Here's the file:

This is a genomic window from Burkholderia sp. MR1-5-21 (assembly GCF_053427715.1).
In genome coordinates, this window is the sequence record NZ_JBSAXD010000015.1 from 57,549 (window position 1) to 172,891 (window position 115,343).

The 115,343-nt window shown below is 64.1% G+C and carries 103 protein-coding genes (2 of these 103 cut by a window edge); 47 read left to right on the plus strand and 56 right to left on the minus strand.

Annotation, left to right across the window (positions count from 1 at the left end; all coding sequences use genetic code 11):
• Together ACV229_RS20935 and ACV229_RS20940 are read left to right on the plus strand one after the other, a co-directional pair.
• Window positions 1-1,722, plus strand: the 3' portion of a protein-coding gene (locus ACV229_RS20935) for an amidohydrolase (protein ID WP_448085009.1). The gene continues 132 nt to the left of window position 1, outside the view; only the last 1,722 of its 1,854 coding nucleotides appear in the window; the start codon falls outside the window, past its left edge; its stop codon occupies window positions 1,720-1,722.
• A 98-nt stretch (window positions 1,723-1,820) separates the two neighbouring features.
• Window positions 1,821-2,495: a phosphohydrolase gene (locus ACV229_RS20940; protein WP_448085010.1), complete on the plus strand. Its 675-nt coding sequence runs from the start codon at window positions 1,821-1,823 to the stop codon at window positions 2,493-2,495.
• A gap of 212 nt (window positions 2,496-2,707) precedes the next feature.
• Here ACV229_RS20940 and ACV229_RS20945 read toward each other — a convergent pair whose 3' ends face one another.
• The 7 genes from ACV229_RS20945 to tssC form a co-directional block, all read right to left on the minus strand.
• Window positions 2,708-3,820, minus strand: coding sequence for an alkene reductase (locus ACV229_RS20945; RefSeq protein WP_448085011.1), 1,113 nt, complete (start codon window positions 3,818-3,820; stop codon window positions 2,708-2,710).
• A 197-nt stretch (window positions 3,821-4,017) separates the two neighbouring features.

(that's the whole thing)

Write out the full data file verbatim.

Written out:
This is a genomic window from Burkholderia sp. MR1-5-21 (assembly GCF_053427715.1).
In genome coordinates, this window is the sequence record NZ_JBSAXD010000015.1 from 57,549 (window position 1) to 172,891 (window position 115,343).

The 115,343-nt window shown below is 64.1% G+C and carries 103 protein-coding genes (2 of these 103 cut by a window edge); 47 read left to right on the plus strand and 56 right to left on the minus strand.

Annotation, left to right across the window (positions count from 1 at the left end; all coding sequences use genetic code 11):
• Together ACV229_RS20935 and ACV229_RS20940 are read left to right on the plus strand one after the other, a co-directional pair.
• Window positions 1-1,722, plus strand: the 3' portion of a protein-coding gene (locus ACV229_RS20935) for an amidohydrolase (protein ID WP_448085009.1). The gene continues 132 nt to the left of window position 1, outside the view; only the last 1,722 of its 1,854 coding nucleotides appear in the window; the start codon falls outside the window, past its left edge; its stop codon occupies window positions 1,720-1,722.
• A 98-nt stretch (window positions 1,723-1,820) separates the two neighbouring features.
• Window positions 1,821-2,495: a phosphohydrolase gene (locus ACV229_RS20940; protein WP_448085010.1), complete on the plus strand. Its 675-nt coding sequence runs from the start codon at window positions 1,821-1,823 to the stop codon at window positions 2,493-2,495.
• A gap of 212 nt (window positions 2,496-2,707) precedes the next feature.
• Here ACV229_RS20940 and ACV229_RS20945 read toward each other — a convergent pair whose 3' ends face one another.
• The 7 genes from ACV229_RS20945 to tssC form a co-directional block, all read right to left on the minus strand.
• Window positions 2,708-3,820, minus strand: coding sequence for an alkene reductase (locus ACV229_RS20945; RefSeq protein WP_448085011.1), 1,113 nt, complete (start codon window positions 3,818-3,820; stop codon window positions 2,708-2,710).
• A 197-nt stretch (window positions 3,821-4,017) separates the two neighbouring features.